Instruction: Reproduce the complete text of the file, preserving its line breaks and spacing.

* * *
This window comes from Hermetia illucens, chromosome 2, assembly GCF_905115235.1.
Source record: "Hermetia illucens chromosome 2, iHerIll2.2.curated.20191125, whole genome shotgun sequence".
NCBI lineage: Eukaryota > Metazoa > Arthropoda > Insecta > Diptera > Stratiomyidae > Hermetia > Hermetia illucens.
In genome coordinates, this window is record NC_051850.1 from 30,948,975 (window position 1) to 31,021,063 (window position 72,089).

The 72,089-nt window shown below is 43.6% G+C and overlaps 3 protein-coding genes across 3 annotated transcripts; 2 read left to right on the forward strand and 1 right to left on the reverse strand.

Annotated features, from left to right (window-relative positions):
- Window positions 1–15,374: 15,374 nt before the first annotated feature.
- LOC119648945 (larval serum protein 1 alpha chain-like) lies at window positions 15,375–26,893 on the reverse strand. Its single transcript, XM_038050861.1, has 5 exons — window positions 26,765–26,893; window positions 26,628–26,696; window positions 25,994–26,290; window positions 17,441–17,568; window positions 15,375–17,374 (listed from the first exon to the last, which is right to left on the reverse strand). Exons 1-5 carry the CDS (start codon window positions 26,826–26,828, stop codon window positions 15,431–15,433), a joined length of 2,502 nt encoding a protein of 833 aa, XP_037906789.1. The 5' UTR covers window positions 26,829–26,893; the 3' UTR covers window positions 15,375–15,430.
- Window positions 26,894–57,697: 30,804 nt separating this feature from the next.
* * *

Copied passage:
This window comes from Hermetia illucens, chromosome 2, assembly GCF_905115235.1.
Source record: "Hermetia illucens chromosome 2, iHerIll2.2.curated.20191125, whole genome shotgun sequence".
NCBI lineage: Eukaryota > Metazoa > Arthropoda > Insecta > Diptera > Stratiomyidae > Hermetia > Hermetia illucens.
In genome coordinates, this window is record NC_051850.1 from 30,948,975 (window position 1) to 31,021,063 (window position 72,089).

The 72,089-nt window shown below is 43.6% G+C and overlaps 3 protein-coding genes across 3 annotated transcripts; 2 read left to right on the forward strand and 1 right to left on the reverse strand.

Annotated features, from left to right (window-relative positions):
- Window positions 1–15,374: 15,374 nt before the first annotated feature.
- LOC119648945 (larval serum protein 1 alpha chain-like) lies at window positions 15,375–26,893 on the reverse strand. Its single transcript, XM_038050861.1, has 5 exons — window positions 26,765–26,893; window positions 26,628–26,696; window positions 25,994–26,290; window positions 17,441–17,568; window positions 15,375–17,374 (listed from the first exon to the last, which is right to left on the reverse strand). Exons 1-5 carry the CDS (start codon window positions 26,826–26,828, stop codon window positions 15,431–15,433), a joined length of 2,502 nt encoding a protein of 833 aa, XP_037906789.1. The 5' UTR covers window positions 26,829–26,893; the 3' UTR covers window positions 15,375–15,430.
- Window positions 26,894–57,697: 30,804 nt separating this feature from the next.